7. Vicki A. McCracken & Jon A. Brandt, 1987. "Household Consumption of Food-Away-From-Home: Total Expenditure and by Type of Food Facility," American Journal of Agricultural Economics, Agricultural and Applied Economics Association, vol. 69(2), pages 274-284.
    8. Mancino, Lisa & Newman, Constance, 2007. "Who Has Time To Cook? How Family Resources Influence Food Preparation," Economic Research Report 55961, United States Department of Agriculture, Economic Research Service.
    9. Schluep Campo, Isabelle & Beghin, John C., 2006. "Dairy food consumption, supply, and policy in Japan," Food Policy, Elsevier, vol. 31(3), pages 228-237, June.
    10. Martinez, Stephen W. & Stewart, Hayden, 2003. "From Supply Push to Demand Pull: Agribusiness Strategies for Today's Consumers," Amber Waves, United States Department of Agriculture, Economic Research Service, November.
    11. Stewart, Hayden & Blisard, Noel & Jolliffe, Dean & Bhuyan, Sanjib, 2005. "The Demand for Food Away from Home: Do Other Preferences Compete with Our Desire to Eat Healthfully?," Journal of Agricultural and Resource Economics, Western Agricultural Economics Association, vol. 30(03), December.
    12. Schroeter, Christiane & Lusk, Jayson L., 2008. "Economic Factors and Body Weight: An Empirical Analysis," Journal of Agricultural and Applied Economics, Cambridge University Press, vol. 40(02), pages 523-538, August.
    13. Maria Sagrario Floro & Marjorie Miles, 2003. "Time use, work and overlapping activities: evidence from Australia," Cambridge Journal of Economics, Oxford University Press, vol. 27(6), pages 881-904, November.
    14. Angulo, Ana Maria & Gil, Jose Maria & Mur, Jesus, 2002. "Spanish Demand for Food Away From Home: A Panel Data Approach," 2002 International Congress, August 28-31, 2002, Zaragoza, Spain 24977, European Association of Agricultural Economists.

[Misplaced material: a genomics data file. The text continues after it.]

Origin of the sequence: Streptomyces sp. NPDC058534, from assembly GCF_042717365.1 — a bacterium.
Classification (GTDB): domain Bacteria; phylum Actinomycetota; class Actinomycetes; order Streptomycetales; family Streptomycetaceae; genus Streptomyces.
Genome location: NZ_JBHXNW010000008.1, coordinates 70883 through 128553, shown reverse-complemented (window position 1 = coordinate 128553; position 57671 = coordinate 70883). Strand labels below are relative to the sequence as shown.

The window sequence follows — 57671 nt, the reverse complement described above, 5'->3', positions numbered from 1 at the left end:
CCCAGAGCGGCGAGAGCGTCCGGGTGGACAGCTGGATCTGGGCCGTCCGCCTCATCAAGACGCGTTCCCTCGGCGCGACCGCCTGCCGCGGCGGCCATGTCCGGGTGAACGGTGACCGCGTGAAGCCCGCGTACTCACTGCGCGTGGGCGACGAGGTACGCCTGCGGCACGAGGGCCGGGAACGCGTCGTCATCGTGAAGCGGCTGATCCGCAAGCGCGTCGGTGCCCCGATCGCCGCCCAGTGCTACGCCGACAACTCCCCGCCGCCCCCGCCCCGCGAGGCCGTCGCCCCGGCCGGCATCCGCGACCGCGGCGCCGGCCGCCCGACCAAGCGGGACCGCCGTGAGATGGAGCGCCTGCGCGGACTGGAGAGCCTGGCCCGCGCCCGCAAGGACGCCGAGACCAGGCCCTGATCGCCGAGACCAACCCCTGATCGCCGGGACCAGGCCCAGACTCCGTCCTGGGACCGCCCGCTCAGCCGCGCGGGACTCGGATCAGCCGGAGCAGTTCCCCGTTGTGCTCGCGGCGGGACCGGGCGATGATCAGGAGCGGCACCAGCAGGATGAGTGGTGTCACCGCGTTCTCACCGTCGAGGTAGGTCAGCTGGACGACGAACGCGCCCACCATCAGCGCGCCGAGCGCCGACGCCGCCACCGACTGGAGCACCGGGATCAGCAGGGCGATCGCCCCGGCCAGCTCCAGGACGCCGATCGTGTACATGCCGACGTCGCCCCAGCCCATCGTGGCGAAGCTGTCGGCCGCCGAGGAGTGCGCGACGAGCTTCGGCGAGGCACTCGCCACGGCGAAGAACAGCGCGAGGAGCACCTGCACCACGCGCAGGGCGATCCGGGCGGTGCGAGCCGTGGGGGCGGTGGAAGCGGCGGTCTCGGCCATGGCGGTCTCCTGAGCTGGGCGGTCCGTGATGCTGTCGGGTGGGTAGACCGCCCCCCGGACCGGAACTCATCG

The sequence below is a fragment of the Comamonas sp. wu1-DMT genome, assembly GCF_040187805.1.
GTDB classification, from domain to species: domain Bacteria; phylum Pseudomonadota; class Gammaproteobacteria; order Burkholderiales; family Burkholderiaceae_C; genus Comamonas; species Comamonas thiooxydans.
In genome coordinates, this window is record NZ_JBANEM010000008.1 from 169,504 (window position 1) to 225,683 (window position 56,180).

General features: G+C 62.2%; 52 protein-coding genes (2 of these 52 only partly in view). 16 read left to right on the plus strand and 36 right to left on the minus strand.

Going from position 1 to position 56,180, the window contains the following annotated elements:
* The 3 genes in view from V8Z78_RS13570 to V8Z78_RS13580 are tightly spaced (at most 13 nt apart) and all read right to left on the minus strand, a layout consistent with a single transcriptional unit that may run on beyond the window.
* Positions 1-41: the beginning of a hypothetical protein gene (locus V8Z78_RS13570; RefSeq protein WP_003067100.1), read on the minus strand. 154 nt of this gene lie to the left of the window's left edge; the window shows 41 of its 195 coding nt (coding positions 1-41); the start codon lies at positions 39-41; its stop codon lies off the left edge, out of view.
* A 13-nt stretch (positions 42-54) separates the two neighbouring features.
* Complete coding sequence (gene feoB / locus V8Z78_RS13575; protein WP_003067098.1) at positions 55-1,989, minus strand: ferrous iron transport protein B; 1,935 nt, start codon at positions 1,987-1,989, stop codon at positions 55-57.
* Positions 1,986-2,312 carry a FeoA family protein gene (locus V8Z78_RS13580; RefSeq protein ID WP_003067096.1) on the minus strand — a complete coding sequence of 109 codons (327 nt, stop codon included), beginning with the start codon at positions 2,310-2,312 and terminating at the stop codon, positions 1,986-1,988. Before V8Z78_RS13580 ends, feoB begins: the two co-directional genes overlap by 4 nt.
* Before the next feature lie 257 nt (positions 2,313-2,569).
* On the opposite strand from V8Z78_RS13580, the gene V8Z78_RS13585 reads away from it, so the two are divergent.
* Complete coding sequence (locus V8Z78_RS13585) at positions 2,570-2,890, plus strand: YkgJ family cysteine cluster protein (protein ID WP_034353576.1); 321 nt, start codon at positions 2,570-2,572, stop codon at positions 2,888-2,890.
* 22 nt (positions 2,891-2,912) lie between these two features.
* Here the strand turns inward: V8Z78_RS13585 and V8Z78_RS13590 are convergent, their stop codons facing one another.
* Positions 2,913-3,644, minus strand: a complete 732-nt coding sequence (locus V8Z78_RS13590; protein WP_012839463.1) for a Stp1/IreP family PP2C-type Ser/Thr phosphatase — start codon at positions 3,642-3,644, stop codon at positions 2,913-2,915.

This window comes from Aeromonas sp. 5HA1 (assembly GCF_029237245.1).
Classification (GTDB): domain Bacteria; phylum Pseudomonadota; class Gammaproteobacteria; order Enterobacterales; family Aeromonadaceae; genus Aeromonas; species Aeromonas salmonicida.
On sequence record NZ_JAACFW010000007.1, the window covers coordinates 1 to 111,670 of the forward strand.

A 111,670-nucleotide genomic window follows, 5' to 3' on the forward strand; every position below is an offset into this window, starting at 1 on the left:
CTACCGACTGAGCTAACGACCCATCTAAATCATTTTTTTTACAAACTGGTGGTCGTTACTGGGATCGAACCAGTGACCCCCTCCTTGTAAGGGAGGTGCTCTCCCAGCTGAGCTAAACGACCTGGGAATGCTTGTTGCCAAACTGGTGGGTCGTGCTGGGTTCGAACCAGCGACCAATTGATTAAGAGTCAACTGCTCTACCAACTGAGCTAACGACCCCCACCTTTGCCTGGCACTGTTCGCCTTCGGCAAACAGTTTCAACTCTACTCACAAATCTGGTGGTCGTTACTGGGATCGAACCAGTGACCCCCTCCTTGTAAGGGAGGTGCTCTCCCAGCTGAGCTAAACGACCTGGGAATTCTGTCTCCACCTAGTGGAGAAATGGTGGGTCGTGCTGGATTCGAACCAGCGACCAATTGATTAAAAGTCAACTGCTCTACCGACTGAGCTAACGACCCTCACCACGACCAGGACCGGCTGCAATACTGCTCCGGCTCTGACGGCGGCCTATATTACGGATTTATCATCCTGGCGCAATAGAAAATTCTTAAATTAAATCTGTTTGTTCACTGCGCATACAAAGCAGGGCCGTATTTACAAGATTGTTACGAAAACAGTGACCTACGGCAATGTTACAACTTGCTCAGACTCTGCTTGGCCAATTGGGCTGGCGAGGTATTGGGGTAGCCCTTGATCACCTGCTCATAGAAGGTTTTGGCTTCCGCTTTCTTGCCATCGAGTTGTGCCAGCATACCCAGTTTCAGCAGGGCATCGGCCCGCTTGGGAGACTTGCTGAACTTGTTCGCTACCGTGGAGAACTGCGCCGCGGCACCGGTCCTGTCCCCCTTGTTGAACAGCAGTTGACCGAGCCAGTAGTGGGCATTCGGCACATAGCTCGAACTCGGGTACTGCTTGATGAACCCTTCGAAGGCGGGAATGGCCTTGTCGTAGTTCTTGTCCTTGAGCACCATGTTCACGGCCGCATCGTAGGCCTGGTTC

15. Curtis, Kynda R. & McCluskey, Jill J. & Wahl, Thomas I., 2007. "Consumer preferences for western-style convenience foods in China," China Economic Review, Elsevier, vol. 18(1), pages 1-14.
    16. Lin, Biing-Hwan & Frazao, Elizabeth, 1997. "Nutritional Quality of Foods At and Away From Home," Food Review: The Magazine of Food Economics, United States Department of Agriculture, Economic Research Service, vol. 20(2).
    Full references (including those not matched with items on IDEAS)


    All material on this site has been provided by the respective publishers and authors. You can help correct errors and omissions. When requesting a correction, please mention this item's handle: RePEc:eme:caerpp:v:2:y:2010:i:1:p:25-35. See general information about how to correct material in RePEc.

    For technical questions regarding this item, or to correct its authors, title, abstract, bibliographic or download information, contact: (Virginia Chapman). General contact details of provider: .

    If you have authored this item and are not yet registered with RePEc, we encourage you to do it here. This allows to link your profile to this item. It also allows you to accept potential citations to this item that we are uncertain about.

    We have no references for this item. You can help adding them by using this form .

    If you know of missing items citing this one, you can help us creating those links by adding the relevant references in the same way as above, for each refering item. If you are a registered author of this item, you may also want to check the "citations" tab in your RePEc Author Service profile, as there may be some citations waiting for confirmation.

    Please note that corrections may take a couple of weeks to filter through the various RePEc services.

    IDEAS is a RePEc service hosted by the Research Division of the Federal Reserve Bank of St. Louis . RePEc uses bibliographic data supplied by the respective publishers.